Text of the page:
CD Reviews

Oct 262004
Authors: Nicholas LoFaro

Ray, Motion Picture Soundtrack (Music by Ray Charles)

Best of the Legend Captured on Soundtrack of His Life

(4 out of 4 Ramheads)

Spanning a career over seven decades, 13 Grammy awards and

top-10 hit songs in five music categories has made Ray Charles one

of the greatest musicians ever to grace the music world. Blind

since age seven, Charles was aided only by vengeful ambition, and

he expressed that through his lifetime as an artist.

Taylor Hackford, the director of the new film “Ray,” first met

Charles in 1988 in Los Angeles. Hackford selected and placed each

of Charles’ songs into his script to reflect specific drama in

Charles’ lifetime. On the soundtrack as well as in the film,

Charles used only his best live and studio recordings. Charles

personally pulled the live recordings from his vault of a 1964

concert. The classic Charles songs “What’d I Say,” “Hallelujah I

Love Her So” and “You Don’t Know Me” are all from a Los Angeles


For the rest of the songs on the film and soundtrack, Hackford

had Charles go back into the studio and remarkably create music to

correlate with the emotional context and dramatic conflict between

the characters in the film. Prior to filmmaking, Charles personally

tested Jamie Foxx, who plays Charles in the film, when they met.

Charles demanded that Foxx, as an accomplished pianist and actor

himself, sit down at a piano and jam with Charles side by side, for

two hours. Revealing his own phenomenal talent, Charles praised

Foxx, and Foxx returned the praise by offering a stunning

performance as the man himself in the new film “Ray.” The album’s

best song, “Hard Times,” was an autobiographical piece by Charles

himself. Charles’ music had become timeless long before his death.

Charles’ image, personality, music and most of all his life

struggles and perseverance made him a human being who will be

remembered and listened to far into the future.

Sum 41, “Chuck”

The Kings of Pop/Punk Are Now the Kings of Youth Metal

(3 out of 4 Ramheads)

In dropping their Carson Daly-friendliness and turning their

back on fart jokes, the members of Sum 41 welcome you to their

personal hell. The band that made you bang your head and laugh at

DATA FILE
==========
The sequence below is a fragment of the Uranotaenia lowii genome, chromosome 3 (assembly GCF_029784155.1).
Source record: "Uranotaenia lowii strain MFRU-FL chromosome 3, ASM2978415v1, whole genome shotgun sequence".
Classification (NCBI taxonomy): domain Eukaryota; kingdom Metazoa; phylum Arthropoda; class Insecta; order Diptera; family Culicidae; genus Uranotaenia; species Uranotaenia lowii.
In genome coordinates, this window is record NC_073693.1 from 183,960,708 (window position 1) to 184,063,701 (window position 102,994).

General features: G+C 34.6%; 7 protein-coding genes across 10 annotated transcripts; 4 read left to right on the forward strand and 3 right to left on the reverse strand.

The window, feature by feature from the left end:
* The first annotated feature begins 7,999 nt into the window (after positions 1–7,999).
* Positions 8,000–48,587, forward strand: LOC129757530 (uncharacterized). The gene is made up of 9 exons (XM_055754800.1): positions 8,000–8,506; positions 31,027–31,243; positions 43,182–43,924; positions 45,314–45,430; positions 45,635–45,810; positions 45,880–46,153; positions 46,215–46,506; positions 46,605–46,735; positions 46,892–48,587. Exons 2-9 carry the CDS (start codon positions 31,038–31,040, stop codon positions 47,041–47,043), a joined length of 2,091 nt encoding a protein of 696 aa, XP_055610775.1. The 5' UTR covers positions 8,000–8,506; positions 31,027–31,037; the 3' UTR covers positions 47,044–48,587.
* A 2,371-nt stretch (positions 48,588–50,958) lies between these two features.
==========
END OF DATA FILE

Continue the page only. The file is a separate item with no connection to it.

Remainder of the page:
the same time has grown up and yet managed to maintain its

signature youth energy. Will they be taken seriously? Being that

the group’s new album is named after a man who saved the band’s

life and the lives of 40 other people in a Congo war conflict

during the past year, listeners will not be shaking their heads.

Propelled by aggression acquired by watching the war in Iraq, the

sounds on “Chuck” are full of melody and harmony but contain more

thrash and metal counterparts. The single “We’re All To Blame”

drops its own bombs on the country responsible for dropping real

bombs: “Telling lies as alibis/selling all the hate that we

breed/super-size our tragedies/bought in the land of the free.” The

songs “No Reason,” “Angels with Dirty Faces” and the directly

Metallica-fueled “The Bitter End,” easily mark the album’s power.

“Open Your Eyes” is a mean jam, and “Slipping Away” and “Pieces”

are somber, hopeless songs. The song “Welcome to Hell” is a great

punk screamer, and “Some Say” is a catchy pop hard-rock song that

captures the band’s biography: “Some say we’re never meant to grow

up/but I’m sure they never knew enough/it’s too late to even have

faith/don’t think things will ever change.” Pianos also appear amid

the Ritalin drums and Iron Maiden guitar riffs, and the album is

full of crazy and fast guitar solos and shows that Sum 41 has grown

not only in personality but also in musicianship. The youth will

drop bombs as well.

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